Book Review: The Classic Slave Narratives by Henry Louis Gates, Jr. (Ed.)

Don’t be thrown off by the title. What is contained in this book is not merely four “slave narratives,” a phrase that implies the contents would only be of interest to those who want to learn more about African American history or literature. On the contrary, what is herein contained are four of the best pieces of literature in the English language that I have ever had the great privilege of reading. Each of them is an exhibition of excellent writing, skillful storytelling, and the resiliency of the human desires for respect and freedom. This is particularly true of the last two narratives in this collection, those of Frederick Douglass and Linda Brent.

Douglass’s narrative is the most well-known and widely read of slave narratives. In addition to being a masterpiece of American literature, it also contains a number of the most memorable and interesting stories of any of the slave narratives. Douglass’s insights and observations, in addition to his story, are brilliant and place Douglass among the greatest thinkers of the last several centuries.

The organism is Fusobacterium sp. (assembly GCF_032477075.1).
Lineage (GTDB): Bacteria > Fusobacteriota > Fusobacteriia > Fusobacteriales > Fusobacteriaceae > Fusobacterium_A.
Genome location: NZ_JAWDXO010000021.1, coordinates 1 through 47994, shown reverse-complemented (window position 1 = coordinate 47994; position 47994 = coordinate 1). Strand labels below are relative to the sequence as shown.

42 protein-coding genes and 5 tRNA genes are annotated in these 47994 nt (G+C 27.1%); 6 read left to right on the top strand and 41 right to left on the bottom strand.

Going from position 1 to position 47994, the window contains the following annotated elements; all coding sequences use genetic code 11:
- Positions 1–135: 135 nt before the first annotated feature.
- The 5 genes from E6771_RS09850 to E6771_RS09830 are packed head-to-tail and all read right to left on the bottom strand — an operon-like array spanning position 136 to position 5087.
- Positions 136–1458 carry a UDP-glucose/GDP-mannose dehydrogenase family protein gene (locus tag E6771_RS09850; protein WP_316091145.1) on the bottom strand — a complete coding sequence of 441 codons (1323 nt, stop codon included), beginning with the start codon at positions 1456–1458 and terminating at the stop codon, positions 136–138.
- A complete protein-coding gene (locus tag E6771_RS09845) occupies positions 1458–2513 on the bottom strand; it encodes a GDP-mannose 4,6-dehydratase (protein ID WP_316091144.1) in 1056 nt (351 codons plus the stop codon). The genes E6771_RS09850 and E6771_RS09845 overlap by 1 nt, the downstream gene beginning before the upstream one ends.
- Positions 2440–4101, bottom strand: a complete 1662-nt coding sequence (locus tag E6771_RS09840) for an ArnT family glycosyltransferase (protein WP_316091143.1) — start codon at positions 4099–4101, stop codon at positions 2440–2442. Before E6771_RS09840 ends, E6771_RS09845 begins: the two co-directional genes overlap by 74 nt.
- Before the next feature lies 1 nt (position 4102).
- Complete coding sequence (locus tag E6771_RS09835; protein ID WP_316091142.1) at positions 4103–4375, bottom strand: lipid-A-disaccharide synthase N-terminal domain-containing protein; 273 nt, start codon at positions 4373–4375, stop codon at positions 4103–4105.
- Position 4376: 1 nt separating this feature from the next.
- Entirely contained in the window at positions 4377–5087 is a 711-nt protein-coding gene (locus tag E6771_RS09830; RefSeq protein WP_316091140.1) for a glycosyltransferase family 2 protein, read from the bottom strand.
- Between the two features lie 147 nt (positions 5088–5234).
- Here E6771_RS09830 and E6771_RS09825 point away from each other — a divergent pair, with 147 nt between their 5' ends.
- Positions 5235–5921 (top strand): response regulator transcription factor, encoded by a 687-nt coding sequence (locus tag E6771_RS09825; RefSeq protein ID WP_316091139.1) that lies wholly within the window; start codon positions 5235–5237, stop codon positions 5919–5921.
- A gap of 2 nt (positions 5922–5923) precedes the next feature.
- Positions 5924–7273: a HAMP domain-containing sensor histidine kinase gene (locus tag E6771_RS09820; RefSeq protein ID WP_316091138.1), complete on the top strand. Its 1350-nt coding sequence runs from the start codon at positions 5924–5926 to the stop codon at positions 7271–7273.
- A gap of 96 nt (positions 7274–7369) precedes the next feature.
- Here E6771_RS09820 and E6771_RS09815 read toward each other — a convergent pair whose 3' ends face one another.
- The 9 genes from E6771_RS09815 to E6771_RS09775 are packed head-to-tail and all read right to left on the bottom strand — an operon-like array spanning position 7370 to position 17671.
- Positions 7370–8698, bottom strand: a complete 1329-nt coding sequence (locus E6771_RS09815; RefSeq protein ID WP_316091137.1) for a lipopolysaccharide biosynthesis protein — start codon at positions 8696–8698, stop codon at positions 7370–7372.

Brent’s narrative has only been rediscovered as the excellent work it is in the last few decades and restored to its proper place as a masterwork of English literature. For her narrative, she recounts her story in the manner of a romance, which culminates not in a marriage, as most romances do, but rather in the moment at which her freedom and the freedom of her children is at least ascertained. Like Douglass, the depth of her insight into the mind of the slave and the depraved psychology of the slave owner are always fascinating and illuminating.

One one gains by reading these narratives is not merely historical knowledge about the institution of slavery nor is it merely background for the later, fuller blossoming of the African American literary tradition. It is, instead, an insider’s look at one of the greatest atrocities in the history of mankind and the effect it had on both sides, on slave and on slave owner as the former was treated as a beast and the latter behaved in a manner fit for one. To paraphrase one of Douglass’s many stirring sentences, you will see how a man becomes an animal and how an animal becomes a man.

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